Hell or High Water by Joy Castro is a psychological suspense thriller set in post-Katrina New Orleans (available July 17, 2012).
Nola Céspedes, an ambitious young reporter at the Times-Picayune, finally catches a break: an assignment to write her first full-length feature. While investigating her story, she also becomes fixated on the search for a missing tourist in the French Quarter. As Nola’s work leads her into a violent criminal underworld, she’s forced to face disturbing truths from her own past and is confronted with the question: In the aftermath of devastation, who is responsible for rebuilding what’s been broken?
In New Orleans lurk sexual offenders, approximately eight hundred of them, who blew off the radar during Katrina and never officially resurfaced. The article Nola Céspedes is writing is meant to examine this problem from all sides: Is rehabilitation effective? Does the registry law work? How can sex criminals settle back into a civilian life lifestyle once their neighbors have been alerted? How do the neighbors feel about the whole thing?
One of those “off the grid” could very well have a young artist who has disappeared from the Quarter. Despite a prologue that makes it appear the missing girl will play a larger role in the plot, Hell or High Water is the story of Nola and NOLA and the sexual offenders at the heart of Nola’s assignment. Part New Orleans travel guide, part social justice essay, and part mystery, it’s mostly a character study as Joy Castro weaves the history of the city and the history of the protagonist. The storms that have wrecked them are both real and metaphorical; the damage now hidden from those who don’t expect it to be there.
And therein lies the heart of Joy Castro’s complex novel: the similarities between the two main characters: Nola, the young Cuban journalist, and New Orleans, the city she both loves and hates. Both are bold and seductive on the surface and both hold secrets and nighttime terrors. Both have destructive qualities, awash in sin and colors meant to keep the darkness at bay.
Juxtaposed against the rebuilding of her city post-Katrina, is Nola’s own rebuilding of her life. Once a child of the Desire Projects, she’s now a middle-class woman with an apartment, friends, a respectable job, and a college degree. But for all Nola’s attempts at a glittery Sex and the City lifestyle of dinners with her fabulous girlfriends and dancing the night away at local hotspots, beneath the surface is a girl who’s both afraid someone will find out her secrets and horrified at the injustices she still sees around her.
I pass Musician’s Village, the row of pastel houses dreamed up after Katrina and built by Habitat for Humanity—even Bush scampered around with a hammer for a day. Musician’s Village was the brainchild of Harry Connick Jr. and Branford Marsalis, and the goal was to lure back musicians who’d lost their homes in the storm. But anyone can live here. Each house is new, pretty, painted in bright pastels, and each stands at least a foot higher than the flood level. No unwashed babies roam the yards here yet. No tired ladies rock on porches. A rainbow of fresh paint, green lawns, and neat little fences runs along Alvar for blocks.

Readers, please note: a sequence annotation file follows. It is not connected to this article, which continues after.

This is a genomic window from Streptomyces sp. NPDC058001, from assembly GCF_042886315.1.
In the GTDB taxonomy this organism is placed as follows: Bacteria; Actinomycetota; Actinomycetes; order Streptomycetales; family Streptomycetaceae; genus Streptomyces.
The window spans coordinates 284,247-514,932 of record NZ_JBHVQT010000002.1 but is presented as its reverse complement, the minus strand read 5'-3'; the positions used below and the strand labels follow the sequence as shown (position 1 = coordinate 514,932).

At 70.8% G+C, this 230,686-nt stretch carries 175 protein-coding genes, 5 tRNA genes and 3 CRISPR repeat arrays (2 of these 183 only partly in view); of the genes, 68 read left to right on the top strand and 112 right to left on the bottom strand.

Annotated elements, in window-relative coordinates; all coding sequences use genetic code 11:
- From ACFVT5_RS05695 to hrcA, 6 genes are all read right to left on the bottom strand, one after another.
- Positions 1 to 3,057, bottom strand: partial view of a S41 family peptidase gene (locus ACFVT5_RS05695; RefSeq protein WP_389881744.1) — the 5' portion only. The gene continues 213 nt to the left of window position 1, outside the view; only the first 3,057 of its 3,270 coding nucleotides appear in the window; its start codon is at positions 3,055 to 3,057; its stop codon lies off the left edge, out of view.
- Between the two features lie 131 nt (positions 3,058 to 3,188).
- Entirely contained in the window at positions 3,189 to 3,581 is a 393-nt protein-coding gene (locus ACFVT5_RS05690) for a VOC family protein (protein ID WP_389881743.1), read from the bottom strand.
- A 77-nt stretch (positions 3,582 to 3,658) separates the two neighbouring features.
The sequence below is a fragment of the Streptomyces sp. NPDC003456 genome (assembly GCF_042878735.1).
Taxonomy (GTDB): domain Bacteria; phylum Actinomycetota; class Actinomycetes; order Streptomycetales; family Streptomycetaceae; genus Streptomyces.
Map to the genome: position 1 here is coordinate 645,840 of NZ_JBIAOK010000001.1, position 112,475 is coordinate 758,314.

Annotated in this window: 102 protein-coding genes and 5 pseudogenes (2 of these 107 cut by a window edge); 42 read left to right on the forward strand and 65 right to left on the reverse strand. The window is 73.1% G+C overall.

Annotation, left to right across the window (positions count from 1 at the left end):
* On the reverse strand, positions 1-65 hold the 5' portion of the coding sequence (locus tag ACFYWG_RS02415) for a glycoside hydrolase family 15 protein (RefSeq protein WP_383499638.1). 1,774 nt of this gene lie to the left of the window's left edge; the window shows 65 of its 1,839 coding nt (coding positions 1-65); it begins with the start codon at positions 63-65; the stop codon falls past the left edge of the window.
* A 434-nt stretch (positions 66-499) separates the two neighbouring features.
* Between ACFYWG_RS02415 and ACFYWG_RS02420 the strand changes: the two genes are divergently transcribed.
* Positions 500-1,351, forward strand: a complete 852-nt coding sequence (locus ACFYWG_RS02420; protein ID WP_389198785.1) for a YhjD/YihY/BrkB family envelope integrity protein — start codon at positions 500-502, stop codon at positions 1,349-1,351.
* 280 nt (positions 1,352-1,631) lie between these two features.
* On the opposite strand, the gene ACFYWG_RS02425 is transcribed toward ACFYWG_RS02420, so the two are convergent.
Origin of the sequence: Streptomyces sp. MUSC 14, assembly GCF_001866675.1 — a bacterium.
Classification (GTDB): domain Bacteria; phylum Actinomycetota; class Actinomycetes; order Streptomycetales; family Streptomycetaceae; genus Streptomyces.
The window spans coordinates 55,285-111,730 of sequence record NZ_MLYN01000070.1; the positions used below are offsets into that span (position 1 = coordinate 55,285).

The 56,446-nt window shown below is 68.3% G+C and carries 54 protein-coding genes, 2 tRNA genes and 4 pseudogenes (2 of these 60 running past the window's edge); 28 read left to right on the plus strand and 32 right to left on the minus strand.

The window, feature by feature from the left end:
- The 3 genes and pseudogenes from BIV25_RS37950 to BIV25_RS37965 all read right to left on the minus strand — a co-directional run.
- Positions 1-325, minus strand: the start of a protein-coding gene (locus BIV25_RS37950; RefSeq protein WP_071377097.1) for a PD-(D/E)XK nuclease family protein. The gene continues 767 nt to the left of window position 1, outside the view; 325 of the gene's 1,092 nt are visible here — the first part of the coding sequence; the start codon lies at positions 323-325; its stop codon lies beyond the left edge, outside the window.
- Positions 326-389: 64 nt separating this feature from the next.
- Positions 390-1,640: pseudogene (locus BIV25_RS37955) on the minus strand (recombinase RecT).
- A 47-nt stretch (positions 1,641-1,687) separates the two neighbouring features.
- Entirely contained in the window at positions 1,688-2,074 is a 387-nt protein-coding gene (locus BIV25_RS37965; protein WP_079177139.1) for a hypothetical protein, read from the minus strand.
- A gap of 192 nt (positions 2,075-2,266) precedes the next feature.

Of course, whoever ends up living in those sweet, clean, sturdy little houses will have to navigate the Ninth to get home at night.
Heading farther north, I finally arrive. My foot eases off the gas. Here, no one’s on the streets. On my right, the Florida Projects still stand, condemned and deserted, their jaunty pastel hopes now boarded up. The Desire Projects, on my left, were made of brick, like most of the public housing in New Orleans. Now they’re nothing.
I park the Pontiac, shoulder my handbag with its comforting gun, and get out. The air is hot, humid, sticky, and I’m the only human being I can see as I walk into the stripped foundations of Desire. The only home I knew for eighteen years is now just a bleak wasteland of cement slabs split by weeds. It’s hard to imagine that 262 buildings once stood here. A whole world. Darvis got shot, Mabel lost a leg to diabetes, Angel held his twin grandbabies at the age of thirty-five. My mother made a tiny Cuba in two rooms, an island of love. Auntie Helene passed away one night in her sleep.
Hell or High Water isn’t traditional in that its focus is not on the mystery of the missing girl. It’s also not fully the story of a journalist examining the laws and actions controlling sexual predators. Instead, it unravels what’s missing or broken under the brash surface of Nola and the city that holds her.
Come for the crime, stay for the beignets.
Neliza Drew is a tofu-eating teacher and erratic reader with a soft spot for crime fiction. She lives in the heat and humidity of southern Florida with three cats and her adorable hubby. She listens to way too much music, writes often, and spends too much time on Twitter (@nelizadrew).
Read all posts by Neliza Drew on Criminal Element.
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